Tony Knittel - Drone Racing League (DRL)
"I think people have a really hard time dealing with failure.. and frankly it's ok to fail, it means you get to become better at what it is you are striving for when you actually get there."
Picture this: You're living your day to day, going about your 9-5 routine, you decide to pick up a hobby while you're at it and then boom. One thing leads to another and everything changes. This hobby turns in to more than what you could imagine and now, you're living your best life. I mean, it seems like it was an easy journey, but, just like the good 'ol cliche - nothing worth having comes easy.
We've known Tony for a few years now, but never really asked the specifics on how he got to where he did. We knew he made a career change that had to do with drones. But, it wasn't until one day, when the MUNUM team was checked in at a Las Vegas hotel for a tradeshow, and we randomly flipped the channel to ESPN and saw his face on TV, that we realized, "Oh, snap. That was a legit move Tony did right there." Doing this segment with him shows how persistence and taking risks can be so rewarding. Read on to find out more about this awesome Influential Individual.
The basics: Who is Tony Knittel? Where did you grow up and where do you currently reside?
My name is Tony Knittel and Im 36 years old. I was born in Montclair Ca, but raised in Fontana CA in an average subdivision neighborhood. I was raised by my Mom and Stepdad along side my older brother by 2 years. We had, what I would call and average lifestyle. Both my parents worked full time to make ends meet, some times we’re hard then others but they always provided for us. I loved sports (especially baseball) growing up, played a couple years of little league ball, later played hockey for a few years and then found a love for tennis throughout highschool. I was always playing some sort of a musical instrument growing up and to this day, mostly the guitar, drums or ukulele.
After graduating high school, I went off to college at Cal State San Bernardino to pursue a degree in criminal justice, however not finishing college. During College I met my wife, the love of my life, my best friend. I decided to stop going to a university and put myself through the Sheriff's Academy. Unfortunately on day one, I broke my ankle halting that career before it even started and it was all my girlfriends fault (now wife). Ya see, she called me the morning of that day and left me a voicemail wishing me good luck, but then saying to “break a leg” because its bad luck to wish good luck. Little did she know that later that day I’d actually break my leg. LOL. After healing the injury and years later, I was hired by the Los Angeles Police dept. I worked there for almost a year realizing this wasn't the career for me. We had our first child together, making me realize that I needed to be there for my family, and make sure I came home every night. I left Police work and went back into retail management.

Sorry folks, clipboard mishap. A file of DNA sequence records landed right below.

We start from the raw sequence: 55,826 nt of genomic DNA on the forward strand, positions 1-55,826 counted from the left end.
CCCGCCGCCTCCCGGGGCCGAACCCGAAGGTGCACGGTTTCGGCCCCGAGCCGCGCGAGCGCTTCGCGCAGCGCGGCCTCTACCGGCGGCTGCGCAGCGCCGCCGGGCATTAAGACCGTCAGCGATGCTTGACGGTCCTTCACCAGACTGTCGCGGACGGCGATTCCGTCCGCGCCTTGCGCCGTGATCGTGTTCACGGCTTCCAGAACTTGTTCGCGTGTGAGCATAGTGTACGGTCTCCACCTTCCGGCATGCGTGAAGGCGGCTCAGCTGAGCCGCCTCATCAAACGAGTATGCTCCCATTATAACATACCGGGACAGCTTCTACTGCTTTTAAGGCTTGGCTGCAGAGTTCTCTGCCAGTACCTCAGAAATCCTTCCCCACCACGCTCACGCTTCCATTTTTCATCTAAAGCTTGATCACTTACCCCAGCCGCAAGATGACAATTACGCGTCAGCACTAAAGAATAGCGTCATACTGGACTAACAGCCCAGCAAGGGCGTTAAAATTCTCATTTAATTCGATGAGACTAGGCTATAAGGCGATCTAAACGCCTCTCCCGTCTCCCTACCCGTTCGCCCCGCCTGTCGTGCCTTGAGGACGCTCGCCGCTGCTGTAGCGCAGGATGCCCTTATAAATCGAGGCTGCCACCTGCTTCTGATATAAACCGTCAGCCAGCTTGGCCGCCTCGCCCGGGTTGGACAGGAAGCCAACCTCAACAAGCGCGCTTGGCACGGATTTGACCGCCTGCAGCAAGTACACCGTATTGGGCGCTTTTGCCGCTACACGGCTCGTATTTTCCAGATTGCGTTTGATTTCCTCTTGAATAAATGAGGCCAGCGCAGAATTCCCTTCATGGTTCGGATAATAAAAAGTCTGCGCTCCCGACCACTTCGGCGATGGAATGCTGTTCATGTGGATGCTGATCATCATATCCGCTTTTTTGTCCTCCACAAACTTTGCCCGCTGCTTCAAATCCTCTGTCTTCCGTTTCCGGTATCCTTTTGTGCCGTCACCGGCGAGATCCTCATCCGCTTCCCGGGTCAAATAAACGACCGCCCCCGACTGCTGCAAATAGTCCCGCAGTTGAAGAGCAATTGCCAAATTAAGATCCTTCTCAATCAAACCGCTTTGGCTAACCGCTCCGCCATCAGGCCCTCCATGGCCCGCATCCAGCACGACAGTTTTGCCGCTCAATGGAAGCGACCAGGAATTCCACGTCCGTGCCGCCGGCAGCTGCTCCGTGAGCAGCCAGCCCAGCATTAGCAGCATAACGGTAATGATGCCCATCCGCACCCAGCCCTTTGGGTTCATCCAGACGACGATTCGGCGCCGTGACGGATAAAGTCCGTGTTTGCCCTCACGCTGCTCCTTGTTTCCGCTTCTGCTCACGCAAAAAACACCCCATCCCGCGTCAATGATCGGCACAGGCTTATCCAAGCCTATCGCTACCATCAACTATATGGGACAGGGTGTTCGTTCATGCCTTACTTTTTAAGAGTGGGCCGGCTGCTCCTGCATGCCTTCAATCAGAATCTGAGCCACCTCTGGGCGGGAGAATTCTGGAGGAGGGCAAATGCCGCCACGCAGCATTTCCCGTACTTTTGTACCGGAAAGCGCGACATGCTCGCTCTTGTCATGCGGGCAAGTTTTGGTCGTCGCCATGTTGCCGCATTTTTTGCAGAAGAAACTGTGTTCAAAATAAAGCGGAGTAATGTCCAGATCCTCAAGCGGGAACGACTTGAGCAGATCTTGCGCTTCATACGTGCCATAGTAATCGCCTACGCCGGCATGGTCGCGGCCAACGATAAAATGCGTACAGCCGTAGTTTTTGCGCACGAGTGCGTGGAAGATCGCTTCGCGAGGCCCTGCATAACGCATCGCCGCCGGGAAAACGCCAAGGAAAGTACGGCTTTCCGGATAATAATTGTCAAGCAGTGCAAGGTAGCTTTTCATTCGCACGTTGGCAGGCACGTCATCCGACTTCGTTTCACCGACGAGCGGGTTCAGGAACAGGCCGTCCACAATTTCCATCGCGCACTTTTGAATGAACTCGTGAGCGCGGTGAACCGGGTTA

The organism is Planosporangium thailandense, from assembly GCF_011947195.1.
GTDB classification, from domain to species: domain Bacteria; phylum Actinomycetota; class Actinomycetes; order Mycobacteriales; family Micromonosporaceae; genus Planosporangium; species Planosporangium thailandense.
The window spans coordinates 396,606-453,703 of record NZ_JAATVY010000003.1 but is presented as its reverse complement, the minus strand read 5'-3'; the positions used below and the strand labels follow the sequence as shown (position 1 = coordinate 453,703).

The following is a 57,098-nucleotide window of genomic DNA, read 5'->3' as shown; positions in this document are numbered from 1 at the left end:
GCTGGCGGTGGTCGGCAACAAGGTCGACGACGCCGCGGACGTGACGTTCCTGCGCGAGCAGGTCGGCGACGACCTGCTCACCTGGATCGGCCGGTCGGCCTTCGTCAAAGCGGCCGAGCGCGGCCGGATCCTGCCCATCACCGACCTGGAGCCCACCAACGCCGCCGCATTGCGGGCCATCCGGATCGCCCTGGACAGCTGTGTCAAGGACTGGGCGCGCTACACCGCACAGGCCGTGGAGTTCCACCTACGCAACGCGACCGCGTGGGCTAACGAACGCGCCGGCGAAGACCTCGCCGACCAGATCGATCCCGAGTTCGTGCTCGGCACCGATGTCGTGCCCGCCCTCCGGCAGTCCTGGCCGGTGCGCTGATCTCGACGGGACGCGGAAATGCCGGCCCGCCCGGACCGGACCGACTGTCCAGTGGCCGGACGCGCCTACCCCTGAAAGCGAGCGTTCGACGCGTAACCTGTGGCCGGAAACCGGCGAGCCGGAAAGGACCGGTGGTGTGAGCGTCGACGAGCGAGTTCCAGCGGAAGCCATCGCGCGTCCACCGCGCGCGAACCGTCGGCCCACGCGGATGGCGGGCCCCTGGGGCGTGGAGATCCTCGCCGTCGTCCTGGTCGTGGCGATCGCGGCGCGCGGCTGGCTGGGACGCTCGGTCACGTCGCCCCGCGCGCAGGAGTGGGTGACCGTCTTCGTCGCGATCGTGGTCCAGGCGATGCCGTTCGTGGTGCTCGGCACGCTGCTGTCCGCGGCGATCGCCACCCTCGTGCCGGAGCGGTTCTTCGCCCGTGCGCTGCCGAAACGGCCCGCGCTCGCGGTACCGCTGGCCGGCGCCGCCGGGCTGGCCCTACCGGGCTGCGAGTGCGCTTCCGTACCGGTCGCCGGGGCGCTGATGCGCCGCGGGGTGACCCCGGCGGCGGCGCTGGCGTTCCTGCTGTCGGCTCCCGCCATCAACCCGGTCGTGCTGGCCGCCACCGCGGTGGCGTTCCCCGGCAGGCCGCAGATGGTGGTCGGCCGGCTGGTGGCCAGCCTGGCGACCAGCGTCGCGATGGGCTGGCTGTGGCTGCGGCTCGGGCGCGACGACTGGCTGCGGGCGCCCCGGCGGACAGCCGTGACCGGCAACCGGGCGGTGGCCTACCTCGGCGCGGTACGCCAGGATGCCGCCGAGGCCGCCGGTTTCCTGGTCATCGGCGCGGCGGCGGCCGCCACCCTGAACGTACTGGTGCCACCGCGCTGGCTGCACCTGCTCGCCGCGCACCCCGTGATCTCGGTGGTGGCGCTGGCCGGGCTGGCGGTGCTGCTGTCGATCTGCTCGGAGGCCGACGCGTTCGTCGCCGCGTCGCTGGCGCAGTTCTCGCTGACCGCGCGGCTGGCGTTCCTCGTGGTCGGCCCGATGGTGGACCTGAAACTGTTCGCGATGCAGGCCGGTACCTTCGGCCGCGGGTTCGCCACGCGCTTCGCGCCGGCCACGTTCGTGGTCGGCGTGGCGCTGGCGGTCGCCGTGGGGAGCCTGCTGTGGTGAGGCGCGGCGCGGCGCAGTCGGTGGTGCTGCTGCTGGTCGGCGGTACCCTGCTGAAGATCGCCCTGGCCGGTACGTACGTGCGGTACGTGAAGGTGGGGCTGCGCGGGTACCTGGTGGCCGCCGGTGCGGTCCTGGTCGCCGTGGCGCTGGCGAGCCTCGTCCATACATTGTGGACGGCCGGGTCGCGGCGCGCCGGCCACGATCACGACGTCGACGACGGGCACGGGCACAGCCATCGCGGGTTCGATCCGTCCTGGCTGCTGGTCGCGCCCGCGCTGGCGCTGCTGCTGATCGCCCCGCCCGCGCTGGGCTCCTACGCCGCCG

Going from one retail management career to another, I was later laid off during the recession at the same time finding out we were pregnant with our second child. At that time I decided to go back to school for Emergency Medicine to become an EMT. After school I was hired with a private ambulance company and fell in love with the career. While working as a Medic, I started flying drones for fun, but soon realised I wanted to go pro with this new, unheard of field. I became sponsored quickly within a couple months and started racing more and more. I realised I didn't like the way the leagues were ran, so I ventured to start the first ever Drone Racing Podcast with a buddy of mine. The podcast was a success for some time. I then realized I had a love for broadcasting.
There was a new league coming up that was the talk of the town, and they were on track to be on TV. Which no league had done yet. I contacted the company and sent them an audio real of me commentating on a race i found on youtube. Mind you, the commentating was horrible, but like I told them, this is the worst I’ll ever be, and will only improve from here out. They gave me a shot and flew me to a race in New Jersey. After the race, they hired me on the spot so I flew home and left my job running 911 calls on the daily, to now using a microphone. This was a difficult transition for me, losing that feeling of being needed and helpful in society was detrimental to me. I went through a bit of depression, but fortunately I had the support of my amazing wife to get me through it. Years into this career and Im having a blast. DRL (The Drone Racing League) has flown me all over the world to commentate on races, never before seen. It’s been amazing to have this opportunity. I’ve met some awesome people and seen some incredible things while traveling. In the off season of filming, I also work on the Drone Racing simulator that our company has created. My wife and I eventually moved out of CA, to the good ol state of TN. We absolutely love it here. The weather is fantastic and nature is amazing out here. Thats it.. thats me in a nut shell!
Congrats on everything that you’ve accomplished so far. We knew you before drones were in the picture, and to say you’ve done a 180 in terms of profession is an understatement. How’d you come around getting in to drones? I’ll tell ya, I tried controlling one, and it took no more than 5 seconds for it to come crashing to the ground lol.
A lot of the Influential Individuals we interviewed in the past had a different career path before being where they are now. Your story is pretty similar. What was the decision behind making the switch from being where you were to what you’re doing now?